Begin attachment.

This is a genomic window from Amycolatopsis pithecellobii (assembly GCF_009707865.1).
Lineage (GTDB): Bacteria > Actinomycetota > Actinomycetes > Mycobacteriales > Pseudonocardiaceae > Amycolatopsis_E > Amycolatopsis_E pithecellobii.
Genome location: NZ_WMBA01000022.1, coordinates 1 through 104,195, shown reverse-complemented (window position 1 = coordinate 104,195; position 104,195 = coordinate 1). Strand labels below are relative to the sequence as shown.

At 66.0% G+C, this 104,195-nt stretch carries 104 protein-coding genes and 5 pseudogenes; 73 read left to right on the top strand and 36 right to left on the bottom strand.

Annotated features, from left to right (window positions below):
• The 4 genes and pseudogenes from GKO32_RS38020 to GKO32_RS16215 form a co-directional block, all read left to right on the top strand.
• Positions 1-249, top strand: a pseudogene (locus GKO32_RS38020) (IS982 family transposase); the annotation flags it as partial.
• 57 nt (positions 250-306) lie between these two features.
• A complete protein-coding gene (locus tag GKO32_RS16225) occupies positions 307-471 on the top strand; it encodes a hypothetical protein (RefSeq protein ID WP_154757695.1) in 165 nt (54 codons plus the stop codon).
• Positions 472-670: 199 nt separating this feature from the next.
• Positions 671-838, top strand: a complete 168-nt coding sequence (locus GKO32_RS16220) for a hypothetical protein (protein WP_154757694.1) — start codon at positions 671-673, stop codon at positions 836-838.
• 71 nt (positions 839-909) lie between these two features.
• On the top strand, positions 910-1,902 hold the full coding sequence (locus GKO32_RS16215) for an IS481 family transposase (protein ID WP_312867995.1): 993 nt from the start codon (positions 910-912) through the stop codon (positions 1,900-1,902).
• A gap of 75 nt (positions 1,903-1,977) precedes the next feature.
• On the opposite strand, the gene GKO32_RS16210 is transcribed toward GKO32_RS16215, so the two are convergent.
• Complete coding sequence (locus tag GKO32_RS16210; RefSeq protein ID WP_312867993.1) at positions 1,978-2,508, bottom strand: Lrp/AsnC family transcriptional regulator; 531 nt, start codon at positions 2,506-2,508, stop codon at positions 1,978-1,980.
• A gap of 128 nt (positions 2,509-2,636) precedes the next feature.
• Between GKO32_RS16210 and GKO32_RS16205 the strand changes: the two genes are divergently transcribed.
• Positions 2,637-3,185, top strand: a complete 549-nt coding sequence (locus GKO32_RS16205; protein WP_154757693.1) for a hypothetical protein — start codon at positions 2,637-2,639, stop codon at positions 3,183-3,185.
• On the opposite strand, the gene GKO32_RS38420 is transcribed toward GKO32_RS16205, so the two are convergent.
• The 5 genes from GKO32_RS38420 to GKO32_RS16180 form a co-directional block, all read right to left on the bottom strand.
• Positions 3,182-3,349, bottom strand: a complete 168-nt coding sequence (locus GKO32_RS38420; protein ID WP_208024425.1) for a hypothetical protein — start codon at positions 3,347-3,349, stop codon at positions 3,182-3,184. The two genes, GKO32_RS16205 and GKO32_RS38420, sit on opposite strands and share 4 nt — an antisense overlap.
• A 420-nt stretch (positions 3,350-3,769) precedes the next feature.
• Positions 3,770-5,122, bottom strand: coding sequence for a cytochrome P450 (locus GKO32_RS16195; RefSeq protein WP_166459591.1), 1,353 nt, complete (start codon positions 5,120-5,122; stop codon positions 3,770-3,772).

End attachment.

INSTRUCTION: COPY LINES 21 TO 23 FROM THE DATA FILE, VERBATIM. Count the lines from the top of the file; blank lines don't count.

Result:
• The 5 genes from GKO32_RS38420 to GKO32_RS16180 form a co-directional block, all read right to left on the bottom strand.
• Positions 3,182-3,349, bottom strand: a complete 168-nt coding sequence (locus GKO32_RS38420; protein ID WP_208024425.1) for a hypothetical protein — start codon at positions 3,347-3,349, stop codon at positions 3,182-3,184. The two genes, GKO32_RS16205 and GKO32_RS38420, sit on opposite strands and share 4 nt — an antisense overlap.
• A 420-nt stretch (positions 3,350-3,769) precedes the next feature.